Over the years, I can think of many people who have asked their home teacher to help them move. (My parents have asked many times, and have been asked to help others). I’ve asked friends to help me move in the past – and have helped them move…all without being officially assigned by a bishop or religious leader. And the next move we make – I will be hiring a mover. No need to throw my back out – or injure any of my friends!

    I think if home or visiting teaching were just socializing and were more optional – I think it would be better/more successful to my mind. But I’m no longer LDS, so it seems like it’s currently working for them (at least some people) – to have people meet or talk on the phone each month about an article from the ensign.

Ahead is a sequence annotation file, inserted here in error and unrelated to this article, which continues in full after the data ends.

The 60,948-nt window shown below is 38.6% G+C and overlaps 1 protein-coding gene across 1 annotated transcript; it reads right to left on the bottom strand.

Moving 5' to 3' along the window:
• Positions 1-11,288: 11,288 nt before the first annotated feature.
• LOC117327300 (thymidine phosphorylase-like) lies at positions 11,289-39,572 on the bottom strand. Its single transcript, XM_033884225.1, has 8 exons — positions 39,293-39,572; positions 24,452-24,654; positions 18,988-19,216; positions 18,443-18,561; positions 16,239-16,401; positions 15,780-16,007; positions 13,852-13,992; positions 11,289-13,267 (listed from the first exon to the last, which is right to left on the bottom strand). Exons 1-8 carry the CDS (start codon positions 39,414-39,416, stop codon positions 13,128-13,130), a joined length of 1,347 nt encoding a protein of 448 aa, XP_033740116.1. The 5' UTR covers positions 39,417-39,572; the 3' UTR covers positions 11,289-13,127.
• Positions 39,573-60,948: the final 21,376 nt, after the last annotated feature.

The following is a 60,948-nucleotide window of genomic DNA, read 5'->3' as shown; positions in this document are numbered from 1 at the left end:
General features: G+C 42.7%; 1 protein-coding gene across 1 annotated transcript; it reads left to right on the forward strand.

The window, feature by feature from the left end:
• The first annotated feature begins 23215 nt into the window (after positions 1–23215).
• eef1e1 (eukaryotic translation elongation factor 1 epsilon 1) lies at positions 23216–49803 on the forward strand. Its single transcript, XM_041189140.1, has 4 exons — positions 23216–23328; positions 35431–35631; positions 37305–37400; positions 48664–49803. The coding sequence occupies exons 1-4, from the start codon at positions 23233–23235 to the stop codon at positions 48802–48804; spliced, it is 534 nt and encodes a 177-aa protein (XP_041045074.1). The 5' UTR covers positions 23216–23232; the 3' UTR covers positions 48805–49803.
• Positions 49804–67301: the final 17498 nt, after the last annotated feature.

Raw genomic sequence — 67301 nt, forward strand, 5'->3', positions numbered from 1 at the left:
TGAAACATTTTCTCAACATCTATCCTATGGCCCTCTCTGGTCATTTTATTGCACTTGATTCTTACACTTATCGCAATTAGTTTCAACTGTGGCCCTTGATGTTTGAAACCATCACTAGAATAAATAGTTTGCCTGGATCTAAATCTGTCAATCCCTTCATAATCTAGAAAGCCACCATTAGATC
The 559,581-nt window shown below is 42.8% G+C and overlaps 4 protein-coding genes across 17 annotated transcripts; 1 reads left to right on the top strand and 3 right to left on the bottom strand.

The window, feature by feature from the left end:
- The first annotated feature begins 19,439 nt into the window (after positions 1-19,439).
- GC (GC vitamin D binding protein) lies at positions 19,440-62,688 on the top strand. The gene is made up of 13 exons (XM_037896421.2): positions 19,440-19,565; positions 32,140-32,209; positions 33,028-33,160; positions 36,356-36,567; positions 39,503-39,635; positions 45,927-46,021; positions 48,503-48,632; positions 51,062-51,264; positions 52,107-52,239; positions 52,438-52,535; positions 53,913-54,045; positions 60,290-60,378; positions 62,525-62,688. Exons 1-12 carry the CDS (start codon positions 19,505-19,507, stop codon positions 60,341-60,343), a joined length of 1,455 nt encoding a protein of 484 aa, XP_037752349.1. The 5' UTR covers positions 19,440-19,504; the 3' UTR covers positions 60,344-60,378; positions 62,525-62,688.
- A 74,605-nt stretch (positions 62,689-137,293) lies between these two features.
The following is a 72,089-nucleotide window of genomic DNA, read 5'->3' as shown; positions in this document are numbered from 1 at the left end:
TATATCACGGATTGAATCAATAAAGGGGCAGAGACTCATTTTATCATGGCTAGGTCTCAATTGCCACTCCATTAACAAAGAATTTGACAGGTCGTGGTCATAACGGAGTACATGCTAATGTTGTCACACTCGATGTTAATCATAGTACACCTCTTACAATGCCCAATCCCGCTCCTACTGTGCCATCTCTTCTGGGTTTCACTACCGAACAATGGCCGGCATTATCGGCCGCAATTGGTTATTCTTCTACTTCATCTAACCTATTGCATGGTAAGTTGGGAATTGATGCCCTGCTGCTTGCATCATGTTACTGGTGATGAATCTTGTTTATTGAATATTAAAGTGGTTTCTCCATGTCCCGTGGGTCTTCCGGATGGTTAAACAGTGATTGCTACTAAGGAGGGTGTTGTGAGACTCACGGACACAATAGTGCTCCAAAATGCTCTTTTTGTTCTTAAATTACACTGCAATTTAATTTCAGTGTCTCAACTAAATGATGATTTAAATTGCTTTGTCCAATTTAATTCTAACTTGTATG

10. I don’t necessarily think all of these principles are mutually exclusive. After all, one can serve others and reach out in a way that encourages or monitors for faith, and when one serves, he or she can discover needs that may not be addressed.

    The issue is whether these things should happen because of assignment/duty/obligation or whether love/charity would (or should) encourage people to do these things naturally.

  11. jessica permalink

    All the “success” stories for HT and VT seem to involve free labor. Babysitting. Free hot food delivered each night. Painting a home. Cleaning the gutters. Free “Cab/shuttle” services, etc.

    In all the meetings were the leaders talk it up they emphasize the spiritual side.

    I wish they would just be more honest about the program. Maybe 5% of the time a diligent teacher will make headway with spiritual/emotional issues.

    95% of the time anything that they do that is really needed and appreciated all boils down to “Free Labor.”

  12. Jessica,

    These two things aren’t really inconsistent. What is it that James 1:27 says? Pure religion undefiled consists in visiting orphans and widows, and to keep oneself from being polluted by the world.